The husband of Savita Halappanavar is considering lodging a complaint to the Ombudsman to assert his ownership of his wife’s medical notes, his solicitor has said.
Gerard O’Donnell said he had taken instructions from Praveen Halappanavar to seek direction from the Ombudsman on whether he or Galway University Hospital owns her medical records.
Mr Halappanavar has objected to the use of his wife’s notes in a HSE inquiry into her death. He has said he has no faith in a HSE-run inquiry and does not want her notes used in it.
Mr O’Donnell had asked that the hospital, where Ms Halappanavar died last month, hand over the original medical notes. However, the HSE has said it owns them.
A spokesman for the Ombudsman said last night it was unlikely her office would have a role in this dispute.
Mr Halappanavar met Minister for Health James Reilly for 25 minutes yesterday in Galway.
Ms Halappanavar died on October 28th, having presented a week earlier at the hospital with back pain. She had been 17 weeks pregnant and had been found to be miscarrying. Mr Halappanavar says she asked repeatedly for a termination and this was refused as the foetal heartbeat was present.
The Health Information and Quality Authority will publish the terms of reference of its inquiry into her death next week.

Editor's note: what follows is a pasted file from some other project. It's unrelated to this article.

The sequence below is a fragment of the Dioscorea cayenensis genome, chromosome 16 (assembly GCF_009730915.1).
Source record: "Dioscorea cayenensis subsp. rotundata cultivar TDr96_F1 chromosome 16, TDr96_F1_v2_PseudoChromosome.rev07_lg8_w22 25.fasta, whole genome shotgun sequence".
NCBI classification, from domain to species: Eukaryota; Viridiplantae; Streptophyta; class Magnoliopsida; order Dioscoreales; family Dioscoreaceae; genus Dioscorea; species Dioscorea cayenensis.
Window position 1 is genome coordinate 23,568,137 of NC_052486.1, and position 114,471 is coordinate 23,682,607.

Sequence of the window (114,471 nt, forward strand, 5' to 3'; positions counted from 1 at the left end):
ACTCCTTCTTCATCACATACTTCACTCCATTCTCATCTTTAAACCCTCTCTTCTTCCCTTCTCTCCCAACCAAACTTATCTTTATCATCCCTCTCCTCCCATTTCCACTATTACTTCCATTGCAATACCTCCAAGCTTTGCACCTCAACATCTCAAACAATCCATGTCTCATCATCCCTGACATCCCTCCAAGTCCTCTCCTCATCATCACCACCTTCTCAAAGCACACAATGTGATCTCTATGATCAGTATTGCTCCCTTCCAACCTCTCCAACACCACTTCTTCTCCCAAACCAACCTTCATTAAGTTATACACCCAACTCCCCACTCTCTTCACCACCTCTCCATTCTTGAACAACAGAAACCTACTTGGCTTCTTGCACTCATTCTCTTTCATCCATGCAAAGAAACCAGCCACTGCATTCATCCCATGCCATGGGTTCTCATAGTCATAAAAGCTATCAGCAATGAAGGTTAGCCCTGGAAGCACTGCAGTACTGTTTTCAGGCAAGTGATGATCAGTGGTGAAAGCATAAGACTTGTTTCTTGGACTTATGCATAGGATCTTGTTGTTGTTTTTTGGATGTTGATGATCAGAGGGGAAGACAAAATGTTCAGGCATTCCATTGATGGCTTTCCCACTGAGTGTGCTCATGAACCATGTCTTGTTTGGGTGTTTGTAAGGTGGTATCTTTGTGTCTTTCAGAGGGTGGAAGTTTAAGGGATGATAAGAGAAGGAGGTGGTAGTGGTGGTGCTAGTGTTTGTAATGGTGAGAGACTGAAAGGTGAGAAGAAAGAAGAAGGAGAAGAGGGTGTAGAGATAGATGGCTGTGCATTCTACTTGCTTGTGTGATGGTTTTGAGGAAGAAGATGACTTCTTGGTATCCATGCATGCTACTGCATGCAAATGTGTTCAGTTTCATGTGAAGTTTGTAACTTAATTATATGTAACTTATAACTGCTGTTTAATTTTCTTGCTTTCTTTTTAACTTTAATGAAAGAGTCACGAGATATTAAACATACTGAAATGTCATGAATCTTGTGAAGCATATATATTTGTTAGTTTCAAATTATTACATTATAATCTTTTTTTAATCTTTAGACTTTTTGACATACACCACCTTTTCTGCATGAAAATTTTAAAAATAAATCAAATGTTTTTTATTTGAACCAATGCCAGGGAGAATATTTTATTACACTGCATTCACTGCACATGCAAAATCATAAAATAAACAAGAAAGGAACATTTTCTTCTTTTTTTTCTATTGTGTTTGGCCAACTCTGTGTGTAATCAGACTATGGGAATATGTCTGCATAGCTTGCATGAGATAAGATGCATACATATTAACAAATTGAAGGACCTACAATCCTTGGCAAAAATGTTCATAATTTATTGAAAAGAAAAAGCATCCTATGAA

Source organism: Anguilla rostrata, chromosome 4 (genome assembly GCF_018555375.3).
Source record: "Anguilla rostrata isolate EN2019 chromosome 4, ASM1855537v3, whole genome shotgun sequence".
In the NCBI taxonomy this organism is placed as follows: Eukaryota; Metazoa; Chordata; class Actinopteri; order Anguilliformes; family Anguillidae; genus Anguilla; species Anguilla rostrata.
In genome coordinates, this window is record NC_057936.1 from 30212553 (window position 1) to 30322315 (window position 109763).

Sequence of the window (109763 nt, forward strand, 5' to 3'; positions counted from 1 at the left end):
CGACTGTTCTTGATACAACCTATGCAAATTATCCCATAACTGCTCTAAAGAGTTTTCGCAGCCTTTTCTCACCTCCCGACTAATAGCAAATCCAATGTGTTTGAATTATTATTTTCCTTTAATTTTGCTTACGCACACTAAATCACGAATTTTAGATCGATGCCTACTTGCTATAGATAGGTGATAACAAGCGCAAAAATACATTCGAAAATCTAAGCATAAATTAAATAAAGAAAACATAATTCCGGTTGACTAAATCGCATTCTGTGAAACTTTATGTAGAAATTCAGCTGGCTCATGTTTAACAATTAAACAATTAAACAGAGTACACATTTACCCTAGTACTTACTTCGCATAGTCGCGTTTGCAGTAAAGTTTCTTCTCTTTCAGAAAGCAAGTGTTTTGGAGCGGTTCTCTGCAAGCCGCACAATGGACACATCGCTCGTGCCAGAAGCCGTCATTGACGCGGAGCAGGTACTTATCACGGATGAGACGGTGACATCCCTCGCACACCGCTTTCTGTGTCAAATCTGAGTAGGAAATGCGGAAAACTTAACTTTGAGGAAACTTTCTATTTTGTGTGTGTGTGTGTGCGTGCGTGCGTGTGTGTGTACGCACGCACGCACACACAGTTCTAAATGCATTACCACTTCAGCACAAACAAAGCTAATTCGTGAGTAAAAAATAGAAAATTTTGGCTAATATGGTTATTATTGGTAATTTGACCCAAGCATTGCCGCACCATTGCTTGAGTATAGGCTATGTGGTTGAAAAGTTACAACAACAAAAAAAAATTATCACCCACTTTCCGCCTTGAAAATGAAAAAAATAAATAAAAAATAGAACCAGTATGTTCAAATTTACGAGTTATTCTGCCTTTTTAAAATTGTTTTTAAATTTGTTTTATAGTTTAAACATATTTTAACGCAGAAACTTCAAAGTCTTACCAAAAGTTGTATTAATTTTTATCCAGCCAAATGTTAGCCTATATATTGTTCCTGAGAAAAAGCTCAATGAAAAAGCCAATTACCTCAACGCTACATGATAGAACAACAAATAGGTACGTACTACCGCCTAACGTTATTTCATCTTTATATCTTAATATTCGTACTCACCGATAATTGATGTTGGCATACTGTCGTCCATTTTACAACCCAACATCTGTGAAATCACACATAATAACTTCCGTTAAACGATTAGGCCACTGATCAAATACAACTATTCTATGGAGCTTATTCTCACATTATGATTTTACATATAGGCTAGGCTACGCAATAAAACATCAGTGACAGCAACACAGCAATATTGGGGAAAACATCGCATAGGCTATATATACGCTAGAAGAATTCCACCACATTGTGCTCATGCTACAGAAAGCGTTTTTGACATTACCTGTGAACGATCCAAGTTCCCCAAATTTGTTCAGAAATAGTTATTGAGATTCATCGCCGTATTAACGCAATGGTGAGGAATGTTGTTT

The investigation, for which no time span is indicated, will make use of outside expertise, a spokesman indicated.
In a statement, the authority said it would investigate the safety, quality and standards of services provided by the HSE at Galway University Hospital to “critically ill patients, including critically ill pregnant women, as reflected in the care and treatment provided to Savita Halappanavar”.
Mr Halappanavar said after yesterday’s meeting with Mr Reilly that he was pleased to finally meet a Government representative four weeks after his wife’s death. He said he stressed to the Minister that he did not believe the HSE or Hiqa investigations would be far-reaching enough. “I’m just glad that we met and he just passed on his condolences to the family,” said Mr Halappanavar.
Mr O’Donnell said his client was prepared to go to the European Court of Human Rights if an independent public inquiry was not set up. Galway University Hospital last night confirmed it would co-operate fully with the Hiqa inquiry.